Re: How to specify that a variable is an Integer?

*To*: mathgroup at smc.vnet.net*Subject*: [mg5085] Re: How to specify that a variable is an Integer?*From*: rubin at msu.edu (Paul A. Rubin)*Date*: Fri, 25 Oct 1996 22:48:48 -0400*Organization*: Michigan State University*Sender*: owner-wri-mathgroup at wolfram.com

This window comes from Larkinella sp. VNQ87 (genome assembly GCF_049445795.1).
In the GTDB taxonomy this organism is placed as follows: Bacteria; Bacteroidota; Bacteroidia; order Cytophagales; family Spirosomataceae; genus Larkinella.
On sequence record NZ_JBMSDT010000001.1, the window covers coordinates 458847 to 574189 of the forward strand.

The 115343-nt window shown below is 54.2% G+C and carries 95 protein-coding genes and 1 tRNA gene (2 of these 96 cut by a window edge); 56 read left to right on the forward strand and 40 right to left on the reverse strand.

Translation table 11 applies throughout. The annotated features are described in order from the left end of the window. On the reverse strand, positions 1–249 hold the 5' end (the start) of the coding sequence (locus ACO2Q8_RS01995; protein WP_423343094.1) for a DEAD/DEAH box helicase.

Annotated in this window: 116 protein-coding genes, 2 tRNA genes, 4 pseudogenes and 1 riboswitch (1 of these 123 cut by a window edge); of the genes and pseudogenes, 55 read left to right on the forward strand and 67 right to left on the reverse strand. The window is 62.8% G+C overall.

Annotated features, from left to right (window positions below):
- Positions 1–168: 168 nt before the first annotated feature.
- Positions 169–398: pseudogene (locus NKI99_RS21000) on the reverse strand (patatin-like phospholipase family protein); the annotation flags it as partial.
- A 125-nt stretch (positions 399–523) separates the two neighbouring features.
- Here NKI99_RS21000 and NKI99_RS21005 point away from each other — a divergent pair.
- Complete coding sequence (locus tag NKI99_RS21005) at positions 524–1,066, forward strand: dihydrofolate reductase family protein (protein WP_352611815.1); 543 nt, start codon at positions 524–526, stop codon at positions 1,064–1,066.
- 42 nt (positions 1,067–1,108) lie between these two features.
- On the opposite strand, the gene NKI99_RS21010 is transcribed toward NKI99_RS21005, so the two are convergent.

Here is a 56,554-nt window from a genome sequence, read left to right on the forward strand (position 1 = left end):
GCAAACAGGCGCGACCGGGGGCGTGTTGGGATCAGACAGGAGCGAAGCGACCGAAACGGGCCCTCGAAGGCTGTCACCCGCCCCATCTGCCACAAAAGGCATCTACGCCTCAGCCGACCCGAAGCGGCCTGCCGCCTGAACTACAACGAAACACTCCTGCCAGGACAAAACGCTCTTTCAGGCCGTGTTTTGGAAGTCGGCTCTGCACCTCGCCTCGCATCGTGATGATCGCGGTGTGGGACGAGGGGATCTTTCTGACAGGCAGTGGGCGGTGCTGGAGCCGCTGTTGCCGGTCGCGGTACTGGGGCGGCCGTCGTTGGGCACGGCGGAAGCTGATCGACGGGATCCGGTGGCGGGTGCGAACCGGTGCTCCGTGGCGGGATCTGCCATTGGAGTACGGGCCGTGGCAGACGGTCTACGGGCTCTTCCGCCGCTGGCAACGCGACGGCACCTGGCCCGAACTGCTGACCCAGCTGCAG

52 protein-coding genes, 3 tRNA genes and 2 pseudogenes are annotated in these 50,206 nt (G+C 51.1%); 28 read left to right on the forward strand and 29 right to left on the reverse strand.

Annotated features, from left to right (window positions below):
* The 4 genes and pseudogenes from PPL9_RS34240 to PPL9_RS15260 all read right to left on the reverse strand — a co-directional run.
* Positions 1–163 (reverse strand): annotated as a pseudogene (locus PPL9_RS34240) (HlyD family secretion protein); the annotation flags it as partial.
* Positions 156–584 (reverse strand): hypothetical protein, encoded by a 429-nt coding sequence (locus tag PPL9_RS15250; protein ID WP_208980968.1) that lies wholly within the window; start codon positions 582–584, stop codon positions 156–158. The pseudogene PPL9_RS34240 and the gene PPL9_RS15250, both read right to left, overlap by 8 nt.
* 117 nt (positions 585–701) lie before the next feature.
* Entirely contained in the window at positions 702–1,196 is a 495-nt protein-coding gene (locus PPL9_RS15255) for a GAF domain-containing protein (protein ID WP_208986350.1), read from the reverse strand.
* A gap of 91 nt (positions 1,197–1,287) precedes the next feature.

In article <544cvu$5s7 at dragonfly.wolfram.com>, "Economics Department" <jruiz at bu.edu> wrote: -> I have an indefinite integral of a function that contains a and b as ->parameters. Mathematica is able to compute the indefinite integral when it ->is supplied integer values of a and b but cannot solve it when they are ->left as parameters. -> The question is: Is there any way of telling mathematica that the ->parameters a and b are Positive Integer numbers? -> ->Juan M. Ruiz ->Boston University ->Department of Economics ->email: jruiz at bu.edu -> Assuming you're in version 2.x.y of Mma (I don't have version 3 yet), you can probably convince Mma, via upvalues, that Positive[a] evaluates True and IntegerQ[a] evaluates True (similarly for b), but I suspect that won't buy you much. Are you sure the problem is with Mma recognizing the symbols represent positive integers, as opposed to Mma not having specify numerical values for them? As an example, Expand[ (x + y)^3 ] and Expand[ (x + y)^4 ] produce the expansions you expect, but Positive[ n ] ^= True; IntegerQ[ n ] ^= True; Expand[ (x + y)^n ] still spits back (x + y)^n, because Mma can't do anything with it (not knowing, among other things, how many terms the result would contain). -- Paul ************************************************************************** * Paul A. Rubin Phone: (517) 432-3509 * * Department of Management Fax: (517) 432-1111 * * Eli Broad Graduate School of Management Net: RUBIN at MSU.EDU * * Michigan State University * * East Lansing, MI 48824-1122 (USA) * ************************************************************************** Mathematicians are like Frenchmen: whenever you say something to them, they translate it into their own language, and at once it is something entirely different. J. W. v. GOETHE